Analyses of public debt and debt management in low- and middle-income countries have traditionally less focused on domestic debt. This is in part a consequence of the absence of a comprehensive database on domestic public debt and an outcome of the fact that, historically, external borrowing was dominant. Prior to the global economic and financial crises of 2008 for the majority of low- and middle-income countries external liabilities were the largest component of public debt, the target of debt restructuring and debt relief initiatives such as the Heavily Indebted Poor Countries (HIPC) and Multilateral Debt Relief Initiative (MDRI), and the core element of the joint IMF-World Bank Debt Sustainability Framework for Low-Income countries (LIC DSF).
Over the past decade, however, low- and middle-income countries have made substantial efforts to develop local public debt markets and increasingly relied on domestic sources of funds to finance budget deficits. This in turn has sparked the attention of the international financial community and led to demands for mechanisms to capture a comprehensive picture of the public debt of low- and middle-income countries, domestic as well as external, in a coherent and timely manner, in accordance with internationally agreed standards and definitions.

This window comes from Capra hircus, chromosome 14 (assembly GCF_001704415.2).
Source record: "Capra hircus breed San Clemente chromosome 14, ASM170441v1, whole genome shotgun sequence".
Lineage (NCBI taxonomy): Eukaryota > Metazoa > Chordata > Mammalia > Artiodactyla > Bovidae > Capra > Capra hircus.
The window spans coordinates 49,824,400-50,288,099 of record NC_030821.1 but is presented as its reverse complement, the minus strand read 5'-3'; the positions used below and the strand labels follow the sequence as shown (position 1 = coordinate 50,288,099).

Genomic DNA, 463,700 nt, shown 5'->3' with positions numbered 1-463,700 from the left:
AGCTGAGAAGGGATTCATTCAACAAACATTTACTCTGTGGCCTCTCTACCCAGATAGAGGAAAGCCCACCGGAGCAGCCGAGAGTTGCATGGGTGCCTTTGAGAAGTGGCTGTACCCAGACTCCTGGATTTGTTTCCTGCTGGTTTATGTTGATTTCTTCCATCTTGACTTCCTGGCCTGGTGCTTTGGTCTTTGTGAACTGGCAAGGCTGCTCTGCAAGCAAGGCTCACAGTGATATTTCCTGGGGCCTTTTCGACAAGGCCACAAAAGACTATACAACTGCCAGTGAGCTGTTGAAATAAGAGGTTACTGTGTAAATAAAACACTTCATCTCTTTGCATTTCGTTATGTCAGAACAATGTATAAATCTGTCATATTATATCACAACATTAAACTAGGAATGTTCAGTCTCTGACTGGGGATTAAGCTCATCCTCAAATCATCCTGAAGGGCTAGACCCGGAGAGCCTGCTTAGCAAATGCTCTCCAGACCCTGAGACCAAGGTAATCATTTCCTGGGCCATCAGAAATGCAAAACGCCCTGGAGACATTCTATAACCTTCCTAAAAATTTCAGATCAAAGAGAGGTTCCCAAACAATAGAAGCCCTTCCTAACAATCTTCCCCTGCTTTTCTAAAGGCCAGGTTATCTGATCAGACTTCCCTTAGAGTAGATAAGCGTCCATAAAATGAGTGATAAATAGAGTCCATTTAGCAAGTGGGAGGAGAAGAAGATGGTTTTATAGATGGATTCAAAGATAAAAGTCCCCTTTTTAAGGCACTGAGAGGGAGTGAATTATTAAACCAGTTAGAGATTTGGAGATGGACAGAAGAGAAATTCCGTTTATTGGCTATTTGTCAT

As part of this public sector debt transparency agenda a questionnaire on public sector domestic debt was sent to 120 low- and middle-income countries that report to the World Bank Debtor Reporting System (DRS). This survey aimed to: (i) assess the potential for governments to comply with expanded debt reporting requirements; (ii) assess the countries’ legal and statistical capacity to gather and record domestic debt; and (iii) assess the quality of domestic debt recording and classification.